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Although the appraisal components are in hierarchical order like in a decision-tree (see Table 2), the model argues that appraisals are not necessarily sequential. Thus, the appraisal process does not represent a step-by-step scan of the reported components in any fixed order. Moreover, the core relational theme of each emotion is identified very rapidly and, possibly, even simultaneously with the appraisal components. Interestingly enough, this construction of emotional meaning may have been evolved through a reflective, self-controlled, and abstract cognitive analysis and via an impulsive, unconscious process. Thus, in regards to the reflective and impulsive information processing model from Strack and Deutsch (in press; see Chapter 2.2), the appraisal process may be accompanied by both a noetic, that is, conscious, and an experiential, that is, unconscious, state of awareness.

Furthermore, Lazarus’ (1991) model embraces behavioral aspects. Behavioral aspects are represented by different action tendencies that result from each emotion. The action tendencies that rise from anxiety are avoidance or escape. For anger, the action tendencies are approach or attack (see Table 2). In the model from Strack and Deutsch (in press), these action tendencies are considered to be the aspects of motivational orientation. In both models, action tendencies or motivational orientations and behavior are activated reciprocally. Thus, strong action tendencies are more likely to elicit the compatible behavior. Similarly, any given behavior may reinforce the action tendency and the emotional state consistent with the behavior.

Even though Lazarus’ (1991) model deals with the formation of emotional states in different situations, the model does not neglect interindividual differences. Interindividual differences are represented by different appraisal styles. An appraisal style summarizes appraisals of person-environment relationships that are consistent across different situations. These transsituationally consistent response dispositions may also be considered as traits. For instance, someone who gets anxious, both, when trying to get around in a new place, and when delivering a speech in front of an audience, may be described as an anxious person. The feeling of anxiety within both situations refers to an emotional state, whereas the readiness to appraise both situations as a threat to oneself refers to a personality trait, that is, anxiousness.

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Thus, Lazarus’ emotion theory considers anxiety, and anger as the outcome of a person-environment relationship. Appraisal styles represent the effects of interindividual differences on this person-situation interaction. For instance, individuals high in anxiousness consistently tend to appraise person-environment relationships in terms of threat to self- or social esteem or even in terms of existential threat. Similarly, individuals high in angriness consistently tend to appraise person-environment relationships in terms of threat to self- or social-esteem, yet, hold others or themselves responsible for their harmful experiences.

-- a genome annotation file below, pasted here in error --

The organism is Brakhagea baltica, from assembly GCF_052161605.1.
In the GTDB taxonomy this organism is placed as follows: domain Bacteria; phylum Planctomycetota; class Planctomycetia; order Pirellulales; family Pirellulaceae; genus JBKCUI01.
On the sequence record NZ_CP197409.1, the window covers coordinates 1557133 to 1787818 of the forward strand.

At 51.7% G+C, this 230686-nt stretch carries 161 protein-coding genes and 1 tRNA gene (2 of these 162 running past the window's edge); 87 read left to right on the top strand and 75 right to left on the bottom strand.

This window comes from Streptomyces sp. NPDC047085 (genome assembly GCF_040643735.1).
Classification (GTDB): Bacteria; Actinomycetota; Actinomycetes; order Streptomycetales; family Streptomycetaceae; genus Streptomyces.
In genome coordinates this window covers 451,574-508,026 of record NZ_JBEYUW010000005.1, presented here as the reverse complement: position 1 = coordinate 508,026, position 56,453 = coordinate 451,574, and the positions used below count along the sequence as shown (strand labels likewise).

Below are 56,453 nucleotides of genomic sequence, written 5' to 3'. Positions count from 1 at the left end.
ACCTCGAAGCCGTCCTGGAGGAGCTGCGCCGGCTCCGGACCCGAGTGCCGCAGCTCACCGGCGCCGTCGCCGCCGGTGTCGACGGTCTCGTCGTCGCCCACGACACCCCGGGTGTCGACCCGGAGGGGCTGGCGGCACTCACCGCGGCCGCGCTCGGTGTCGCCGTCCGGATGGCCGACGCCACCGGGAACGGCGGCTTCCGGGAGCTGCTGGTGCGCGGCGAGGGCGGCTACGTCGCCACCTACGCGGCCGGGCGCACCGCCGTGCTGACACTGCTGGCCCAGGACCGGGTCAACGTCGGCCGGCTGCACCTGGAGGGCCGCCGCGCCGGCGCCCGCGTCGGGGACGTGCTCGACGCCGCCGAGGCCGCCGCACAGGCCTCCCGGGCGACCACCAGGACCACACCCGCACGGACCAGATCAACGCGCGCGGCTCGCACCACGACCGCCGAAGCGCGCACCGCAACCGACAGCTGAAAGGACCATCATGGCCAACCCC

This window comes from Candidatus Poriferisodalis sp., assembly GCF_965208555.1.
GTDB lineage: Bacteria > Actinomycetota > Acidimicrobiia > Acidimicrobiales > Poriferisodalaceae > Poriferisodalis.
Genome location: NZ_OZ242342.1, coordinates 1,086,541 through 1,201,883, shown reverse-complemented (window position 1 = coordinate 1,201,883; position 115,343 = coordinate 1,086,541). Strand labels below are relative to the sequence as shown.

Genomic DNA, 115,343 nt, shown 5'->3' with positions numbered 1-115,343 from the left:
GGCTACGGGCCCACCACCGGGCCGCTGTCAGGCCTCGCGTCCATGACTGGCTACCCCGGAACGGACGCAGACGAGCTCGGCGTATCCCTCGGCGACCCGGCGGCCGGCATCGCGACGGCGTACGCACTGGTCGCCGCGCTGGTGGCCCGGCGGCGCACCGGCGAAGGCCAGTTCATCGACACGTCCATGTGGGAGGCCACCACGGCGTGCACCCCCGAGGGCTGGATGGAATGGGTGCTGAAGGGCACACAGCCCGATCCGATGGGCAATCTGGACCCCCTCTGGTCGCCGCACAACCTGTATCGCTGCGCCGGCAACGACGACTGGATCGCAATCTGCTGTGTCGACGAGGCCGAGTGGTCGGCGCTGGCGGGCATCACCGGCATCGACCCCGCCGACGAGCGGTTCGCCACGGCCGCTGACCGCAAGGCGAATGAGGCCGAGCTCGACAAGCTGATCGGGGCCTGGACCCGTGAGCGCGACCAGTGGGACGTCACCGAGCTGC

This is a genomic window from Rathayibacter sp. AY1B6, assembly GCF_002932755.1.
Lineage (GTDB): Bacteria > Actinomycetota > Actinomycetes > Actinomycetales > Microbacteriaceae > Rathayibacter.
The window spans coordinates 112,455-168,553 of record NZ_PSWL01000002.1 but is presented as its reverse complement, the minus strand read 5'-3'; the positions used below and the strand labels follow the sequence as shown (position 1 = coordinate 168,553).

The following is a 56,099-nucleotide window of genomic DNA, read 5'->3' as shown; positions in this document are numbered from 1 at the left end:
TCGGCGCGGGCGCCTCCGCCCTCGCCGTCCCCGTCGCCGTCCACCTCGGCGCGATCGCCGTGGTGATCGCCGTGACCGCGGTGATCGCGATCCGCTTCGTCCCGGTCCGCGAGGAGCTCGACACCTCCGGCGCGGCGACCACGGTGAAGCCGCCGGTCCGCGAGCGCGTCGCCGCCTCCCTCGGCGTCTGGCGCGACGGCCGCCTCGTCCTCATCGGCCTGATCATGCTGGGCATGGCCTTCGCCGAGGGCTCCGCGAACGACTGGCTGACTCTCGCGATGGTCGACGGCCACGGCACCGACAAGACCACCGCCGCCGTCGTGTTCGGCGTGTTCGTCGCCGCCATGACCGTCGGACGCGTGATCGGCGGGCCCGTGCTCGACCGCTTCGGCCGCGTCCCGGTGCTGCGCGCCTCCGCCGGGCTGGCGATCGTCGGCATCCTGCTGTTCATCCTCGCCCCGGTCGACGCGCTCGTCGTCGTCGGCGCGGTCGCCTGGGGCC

Lazarus’ emotion theory does not explicitly refer to shyness. Nevertheless, Lazarus’ theory allows for the inclusion of shyness. According to Asendorpf (1989a), shyness is associated with two types of concern - fear of the unfamiliar and fear of being negatively evaluated by others. Within Lazarus’ theory these concerns may be considered as appraisal styles referring to shyness. These concerns may be also part of the appraisal styles for anxiousness (cf. Crozier, 2001). However, the shyness appraisal styles are more situation-specific and refer, in particular, to two kinds of inhibitions, that is, fear of strangers and fear of social evaluation. More importantly, self-descriptions and behavioral observations in shyness-inducing situations provided empirical evidence that shyness was independently elicited by both kinds of inhibitions (Asendorpf, 1989a).

The strength of Lazarus’ emotion theory is in its conceptualization of emotions as the result of a person-environment relationship. Thus, the model embraces both individual and situational aspects. In other words, the model refers to emotions as traits and as states. Moreover, the model includes the adaptational effects of emotions, since it incorporates coping aspects. The weak point of the model is reflected in the appraisal components which do not clearly and fully narrow down the possible emotional outcomes to a particular emotion. For instance, appraisal components for both anxiety and anger may include the experience of threat to self- or social-esteem. Additionally, anger may not only occur due to threat to self- or social-esteem, but also due to threat to bodily integrity. In summary, Lazarus’ emotion theory has not yet been empirically tested concerning all of the appraisal components eliciting particular emotions. Therefore, it remains “something of a mystery” (Lazarus, 1991, p. 151) how and why a particular emotion arises. This is especially the case, as long as the appraisal process itself is not defined as either sequential or simultaneous. Nevertheless, the model stands for the successful application of a psychological stress theory to a person-environment theory of emotions.